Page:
Happy Thursday! Astute readers of Resolute will note that we did not send our regular update at the end of last month. That said, we’re back, providing updates on the most important issues in education.

FIRE Calls Out California Community Colleges

In March, we wrote an article about how the California Community Colleges system is considering a policy that would require all employees to demonstrate “diversity, equity, inclusion, and accessibility” competencies. We noted then that this is a straightforward violation of academic freedom—and an effective political litmus test. 

The Foundation for Individual Rights in Education (FIRE) recently released a statement opposing the proposed DEIA regulations. According to the statement:

As a public community college system, CCC is bound by the First Amendment, under which the government “may not compel affirmance of a belief with which the speaker disagrees.” It follows that the “government may not condition employment on taking an oath that one has not or will not engage in protected speech, such as criticizing government policy or discussing political doctrine.”

The proposed competencies, needless to say, fall afoul of the First Amendment standards.

Fact-Checking the HHS

As we’ve said before, the question of gender self-identification—whether a person can self-identify into a different sex—will likely become one of this year’s most salient education issues. Recently, the Office of Population Affairs at the Department of Health and Human Services released a document titled “Gender-Affirming Care and Young People.” This document presents a wholesale defense of what is euphemistically called “gender affirming care” for minors. With many schools openly embracing gender ideology, the HHS document is bound to be used as one more piece of evidence.

The Society for Evidence Based Gender Medicine (SEGM) has issued a point-by-point response to the HHS document, raising significant concerns about the purported evidence in favor of “gender-affirming” care for minors. SEGM concludes:

Even though the HHS document is carefully worded and does not make explicit recommendations, is it very likely that the public will infer from it that the only reasonable option is to provide “gender-affirming” care to gender-diverse children and adolescents. This incomplete representation of the relevant issues is likely to mislead the public to believe that this is the best and only alternative, particularly when no other alternatives are mentioned. The public is also likely to erroneously assume that the risks of affirmative care are low. Patients and families are not capable of providing valid informed consent when the information they receive is inaccurate and incomplete.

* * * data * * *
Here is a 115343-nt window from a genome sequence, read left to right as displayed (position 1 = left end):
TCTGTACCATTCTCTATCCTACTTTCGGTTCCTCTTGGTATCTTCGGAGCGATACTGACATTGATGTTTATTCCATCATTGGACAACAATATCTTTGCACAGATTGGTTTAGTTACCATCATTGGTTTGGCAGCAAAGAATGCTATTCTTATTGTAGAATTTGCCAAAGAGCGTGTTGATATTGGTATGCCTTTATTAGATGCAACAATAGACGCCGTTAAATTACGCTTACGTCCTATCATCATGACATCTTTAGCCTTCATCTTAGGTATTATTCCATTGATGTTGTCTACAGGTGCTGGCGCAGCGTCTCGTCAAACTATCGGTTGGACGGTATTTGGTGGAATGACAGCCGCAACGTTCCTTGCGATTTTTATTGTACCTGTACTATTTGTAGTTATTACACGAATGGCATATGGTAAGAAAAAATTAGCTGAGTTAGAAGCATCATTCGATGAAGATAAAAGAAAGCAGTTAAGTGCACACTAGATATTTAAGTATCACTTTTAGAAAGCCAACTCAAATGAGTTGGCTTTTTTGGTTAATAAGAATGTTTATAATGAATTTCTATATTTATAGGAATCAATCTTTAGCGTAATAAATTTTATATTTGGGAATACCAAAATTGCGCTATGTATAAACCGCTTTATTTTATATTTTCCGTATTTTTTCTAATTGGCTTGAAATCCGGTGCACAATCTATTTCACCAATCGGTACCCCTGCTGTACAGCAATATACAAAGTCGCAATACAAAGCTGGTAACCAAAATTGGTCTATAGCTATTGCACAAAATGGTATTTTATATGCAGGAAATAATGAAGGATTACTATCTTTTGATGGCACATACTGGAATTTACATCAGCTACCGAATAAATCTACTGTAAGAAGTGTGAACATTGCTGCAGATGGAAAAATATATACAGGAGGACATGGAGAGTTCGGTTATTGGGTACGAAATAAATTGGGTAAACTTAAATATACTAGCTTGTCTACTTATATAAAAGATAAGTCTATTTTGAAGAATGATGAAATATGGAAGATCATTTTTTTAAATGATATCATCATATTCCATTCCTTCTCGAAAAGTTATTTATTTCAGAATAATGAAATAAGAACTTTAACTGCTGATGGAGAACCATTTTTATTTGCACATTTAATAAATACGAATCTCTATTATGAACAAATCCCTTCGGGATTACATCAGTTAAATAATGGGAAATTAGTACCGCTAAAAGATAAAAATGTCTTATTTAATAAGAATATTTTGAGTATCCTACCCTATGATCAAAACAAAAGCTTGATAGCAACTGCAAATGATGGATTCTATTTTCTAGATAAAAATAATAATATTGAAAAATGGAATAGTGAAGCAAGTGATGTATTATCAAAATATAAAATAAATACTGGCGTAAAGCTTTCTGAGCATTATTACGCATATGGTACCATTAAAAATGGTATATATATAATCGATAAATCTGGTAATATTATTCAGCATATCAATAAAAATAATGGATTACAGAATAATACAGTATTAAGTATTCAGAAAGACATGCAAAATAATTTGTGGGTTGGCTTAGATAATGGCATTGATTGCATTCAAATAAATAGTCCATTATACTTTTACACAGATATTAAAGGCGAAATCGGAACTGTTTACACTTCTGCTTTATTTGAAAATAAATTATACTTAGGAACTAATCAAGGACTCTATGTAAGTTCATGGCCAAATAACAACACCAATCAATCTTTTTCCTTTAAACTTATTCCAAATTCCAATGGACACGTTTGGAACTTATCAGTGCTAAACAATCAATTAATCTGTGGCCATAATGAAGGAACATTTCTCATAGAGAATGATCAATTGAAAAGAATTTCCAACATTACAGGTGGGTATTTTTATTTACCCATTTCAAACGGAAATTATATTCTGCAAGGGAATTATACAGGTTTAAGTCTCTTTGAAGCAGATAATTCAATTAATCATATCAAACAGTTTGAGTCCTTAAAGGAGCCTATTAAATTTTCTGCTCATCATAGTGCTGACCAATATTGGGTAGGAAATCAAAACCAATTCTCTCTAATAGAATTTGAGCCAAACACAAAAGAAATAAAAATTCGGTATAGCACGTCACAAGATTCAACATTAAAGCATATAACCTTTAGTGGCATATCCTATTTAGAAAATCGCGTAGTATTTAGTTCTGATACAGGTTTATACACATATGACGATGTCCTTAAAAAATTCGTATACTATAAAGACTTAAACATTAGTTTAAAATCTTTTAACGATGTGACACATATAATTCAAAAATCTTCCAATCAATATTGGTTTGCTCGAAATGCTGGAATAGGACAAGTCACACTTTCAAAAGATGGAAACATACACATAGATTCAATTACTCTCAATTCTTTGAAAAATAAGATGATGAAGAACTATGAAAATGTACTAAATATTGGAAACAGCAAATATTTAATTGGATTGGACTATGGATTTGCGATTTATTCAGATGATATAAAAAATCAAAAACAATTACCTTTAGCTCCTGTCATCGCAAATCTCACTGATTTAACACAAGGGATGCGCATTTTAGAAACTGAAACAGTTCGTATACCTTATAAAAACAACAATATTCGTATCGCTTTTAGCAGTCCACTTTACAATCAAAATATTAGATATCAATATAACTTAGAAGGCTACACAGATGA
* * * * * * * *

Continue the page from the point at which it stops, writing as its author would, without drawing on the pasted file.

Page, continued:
SEGM also notes that, unlike the United States, many European countries have significantly curtailed gender affirming care for minors, in some cases even halting it entirely: “Increasingly, these countries are advising against and sharply limiting unfettered access to pediatric gender transition and are instead prioritizing mental health support as the first line of treatment.”

Speaking of Gender

Leor Sapir has emerged as an indispensable voice on the issue of gender ideology. This week, Sapir published a piece looking at a new study on “social transitioning.” Though the New York Times touts its results, the new study only provides further evidence that “gender-affirming” therapy simply prolongs gender identity distress. As Sapir puts it: “​​Critics of medicalizing the innocent confusions and playfulness of youth should not, however, shy away from the Olson study simply because progressives believe it supports their position. On the contrary: they should tout the study at every opportunity, explaining how it provides further evidence that ‘gender-affirming’ therapy creates or prolongs the very problem it purports to solve.” 

Trouble at Saint Vincent College

After a guest gave a controversial talk at Saint Vincent College’s Center for Political and Economic Thought, the college blatantly flaunted any concern for academic freedom—not to mention, academic integrity—by threatening to effectively pull the plug on the Center. Jeffrey Anderson comments on the affair at City Journal: “St. Vincent College’s actions are the latest example of this larger phenomenon. Whether the college gets away with it—and the battle is not yet over—will say a lot about the state of free speech and academic freedom in America today.”

Civics Alliance State Affiliates

The Civics Alliance would like to build up a network of state affiliates—groups dedicated to removing action civics in their state, whom we would list on our website. If you would like to form such an organization, or suggest an existing organization, please get in touch with David Randall (randall@nas.org).

Continuing Priorities: Federal Legislation

At the federal level, the Civics Secures Democracy Act threatens to impose action civics nationwide.

The Civics Bill Tracker

Civics Alliance members may now use the Civics Bill Tracker to track all proposed federal and state legislation related to civics.

Public Action

We encourage Civics Alliance members to inform the public and policymakers about the stakes and consequences of action civics bills.

John Sailer is a Research Associate at the National Association of Scholars and serves as Keeping the Republic Project Lead.

Image: Mercedes Mehling, Public Domain